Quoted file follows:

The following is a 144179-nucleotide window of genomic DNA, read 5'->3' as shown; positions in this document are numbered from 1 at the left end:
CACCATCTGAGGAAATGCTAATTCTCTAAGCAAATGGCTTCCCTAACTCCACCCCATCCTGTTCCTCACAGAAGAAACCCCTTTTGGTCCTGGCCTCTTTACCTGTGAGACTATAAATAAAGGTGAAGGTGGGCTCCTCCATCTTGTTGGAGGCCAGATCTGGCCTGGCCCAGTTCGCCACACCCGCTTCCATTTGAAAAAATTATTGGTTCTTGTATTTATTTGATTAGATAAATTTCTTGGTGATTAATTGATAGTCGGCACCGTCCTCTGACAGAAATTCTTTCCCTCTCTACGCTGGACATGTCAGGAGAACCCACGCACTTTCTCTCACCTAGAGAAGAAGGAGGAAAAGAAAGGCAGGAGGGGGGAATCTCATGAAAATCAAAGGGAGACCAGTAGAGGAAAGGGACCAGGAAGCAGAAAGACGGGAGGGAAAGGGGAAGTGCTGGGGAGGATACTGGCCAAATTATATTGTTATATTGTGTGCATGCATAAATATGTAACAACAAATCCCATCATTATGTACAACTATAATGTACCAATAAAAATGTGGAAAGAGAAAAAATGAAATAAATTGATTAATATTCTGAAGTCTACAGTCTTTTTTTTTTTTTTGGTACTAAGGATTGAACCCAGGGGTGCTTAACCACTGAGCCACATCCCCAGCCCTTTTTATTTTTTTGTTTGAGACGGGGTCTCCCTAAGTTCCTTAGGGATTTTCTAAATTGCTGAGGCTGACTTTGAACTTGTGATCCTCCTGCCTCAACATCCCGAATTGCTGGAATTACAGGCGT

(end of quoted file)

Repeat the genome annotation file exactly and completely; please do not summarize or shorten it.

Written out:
The following is a 144179-nucleotide window of genomic DNA, read 5'->3' as shown; positions in this document are numbered from 1 at the left end:
CACCATCTGAGGAAATGCTAATTCTCTAAGCAAATGGCTTCCCTAACTCCACCCCATCCTGTTCCTCACAGAAGAAACCCCTTTTGGTCCTGGCCTCTTTACCTGTGAGACTATAAATAAAGGTGAAGGTGGGCTCCTCCATCTTGTTGGAGGCCAGATCTGGCCTGGCCCAGTTCGCCACACCCGCTTCCATTTGAAAAAATTATTGGTTCTTGTATTTATTTGATTAGATAAATTTCTTGGTGATTAATTGATAGTCGGCACCGTCCTCTGACAGAAATTCTTTCCCTCTCTACGCTGGACATGTCAGGAGAACCCACGCACTTTCTCTCACCTAGAGAAGAAGGAGGAAAAGAAAGGCAGGAGGGGGGAATCTCATGAAAATCAAAGGGAGACCAGTAGAGGAAAGGGACCAGGAAGCAGAAAGACGGGAGGGAAAGGGGAAGTGCTGGGGAGGATACTGGCCAAATTATATTGTTATATTGTGTGCATGCATAAATATGTAACAACAAATCCCATCATTATGTACAACTATAATGTACCAATAAAAATGTGGAAAGAGAAAAAATGAAATAAATTGATTAATATTCTGAAGTCTACAGTCTTTTTTTTTTTTTTGGTACTAAGGATTGAACCCAGGGGTGCTTAACCACTGAGCCACATCCCCAGCCCTTTTTATTTTTTTGTTTGAGACGGGGTCTCCCTAAGTTCCTTAGGGATTTTCTAAATTGCTGAGGCTGACTTTGAACTTGTGATCCTCCTGCCTCAACATCCCGAATTGCTGGAATTACAGGCGT